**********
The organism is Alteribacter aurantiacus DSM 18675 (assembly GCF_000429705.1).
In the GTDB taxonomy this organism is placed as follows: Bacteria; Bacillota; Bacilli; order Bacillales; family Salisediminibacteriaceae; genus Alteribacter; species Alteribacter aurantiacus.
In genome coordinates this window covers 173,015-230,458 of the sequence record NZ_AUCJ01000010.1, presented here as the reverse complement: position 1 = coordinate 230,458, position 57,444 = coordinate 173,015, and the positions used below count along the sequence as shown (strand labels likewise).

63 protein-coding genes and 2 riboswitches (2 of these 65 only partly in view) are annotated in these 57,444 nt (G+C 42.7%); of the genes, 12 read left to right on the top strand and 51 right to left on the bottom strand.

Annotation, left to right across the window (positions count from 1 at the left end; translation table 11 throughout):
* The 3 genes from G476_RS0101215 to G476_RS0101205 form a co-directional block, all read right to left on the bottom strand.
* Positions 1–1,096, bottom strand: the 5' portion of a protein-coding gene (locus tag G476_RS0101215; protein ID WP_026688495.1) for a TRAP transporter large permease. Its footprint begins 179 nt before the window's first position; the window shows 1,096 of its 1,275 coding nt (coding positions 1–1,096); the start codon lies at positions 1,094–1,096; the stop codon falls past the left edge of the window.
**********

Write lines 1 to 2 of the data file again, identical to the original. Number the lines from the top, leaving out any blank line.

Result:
The organism is Alteribacter aurantiacus DSM 18675 (assembly GCF_000429705.1).
In the GTDB taxonomy this organism is placed as follows: Bacteria; Bacillota; Bacilli; order Bacillales; family Salisediminibacteriaceae; genus Alteribacter; species Alteribacter aurantiacus.